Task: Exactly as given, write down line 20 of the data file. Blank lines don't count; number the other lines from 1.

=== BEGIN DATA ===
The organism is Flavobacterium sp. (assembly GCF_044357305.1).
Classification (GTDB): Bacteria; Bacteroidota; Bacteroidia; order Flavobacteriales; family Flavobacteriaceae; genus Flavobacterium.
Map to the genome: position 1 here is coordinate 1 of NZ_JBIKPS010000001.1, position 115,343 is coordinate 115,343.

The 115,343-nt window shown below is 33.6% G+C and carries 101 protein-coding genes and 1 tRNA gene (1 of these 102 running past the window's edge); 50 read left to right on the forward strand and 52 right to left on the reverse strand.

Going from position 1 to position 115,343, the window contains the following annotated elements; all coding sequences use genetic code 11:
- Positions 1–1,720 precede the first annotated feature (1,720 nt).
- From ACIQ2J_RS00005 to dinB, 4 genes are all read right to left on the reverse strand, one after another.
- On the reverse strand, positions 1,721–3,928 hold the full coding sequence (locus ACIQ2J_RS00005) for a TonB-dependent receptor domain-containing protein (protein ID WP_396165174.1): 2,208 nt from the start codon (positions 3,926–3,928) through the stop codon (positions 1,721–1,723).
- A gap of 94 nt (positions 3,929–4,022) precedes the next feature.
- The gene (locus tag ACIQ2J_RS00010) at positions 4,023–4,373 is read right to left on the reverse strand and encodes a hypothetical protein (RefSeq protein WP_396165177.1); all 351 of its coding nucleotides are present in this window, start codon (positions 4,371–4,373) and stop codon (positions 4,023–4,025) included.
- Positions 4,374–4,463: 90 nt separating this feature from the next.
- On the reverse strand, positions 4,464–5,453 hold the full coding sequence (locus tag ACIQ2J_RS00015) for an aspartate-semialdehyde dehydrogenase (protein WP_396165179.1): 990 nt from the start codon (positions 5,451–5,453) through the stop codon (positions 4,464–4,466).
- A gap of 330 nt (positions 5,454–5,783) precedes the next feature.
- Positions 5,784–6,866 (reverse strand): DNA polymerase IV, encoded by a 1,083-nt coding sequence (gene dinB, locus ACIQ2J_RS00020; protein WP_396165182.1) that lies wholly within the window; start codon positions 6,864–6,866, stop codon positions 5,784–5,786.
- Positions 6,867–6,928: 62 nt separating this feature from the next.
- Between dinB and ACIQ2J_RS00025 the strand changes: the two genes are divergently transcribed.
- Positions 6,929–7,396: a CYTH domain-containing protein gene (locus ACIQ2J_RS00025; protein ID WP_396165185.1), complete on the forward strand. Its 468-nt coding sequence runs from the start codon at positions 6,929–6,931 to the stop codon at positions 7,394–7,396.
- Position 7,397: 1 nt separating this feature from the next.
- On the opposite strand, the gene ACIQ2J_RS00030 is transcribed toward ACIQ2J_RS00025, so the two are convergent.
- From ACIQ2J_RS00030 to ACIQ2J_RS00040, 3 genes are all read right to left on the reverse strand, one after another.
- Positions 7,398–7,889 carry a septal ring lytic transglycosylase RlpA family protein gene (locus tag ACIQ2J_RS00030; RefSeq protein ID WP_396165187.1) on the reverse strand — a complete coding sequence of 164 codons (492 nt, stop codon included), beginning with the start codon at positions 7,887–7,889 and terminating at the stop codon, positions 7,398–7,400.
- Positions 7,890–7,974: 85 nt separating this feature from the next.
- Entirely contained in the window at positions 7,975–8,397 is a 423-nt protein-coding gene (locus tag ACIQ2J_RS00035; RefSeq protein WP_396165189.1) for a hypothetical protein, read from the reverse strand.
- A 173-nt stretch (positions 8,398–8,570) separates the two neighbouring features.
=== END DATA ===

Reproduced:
- From ACIQ2J_RS00030 to ACIQ2J_RS00040, 3 genes are all read right to left on the reverse strand, one after another.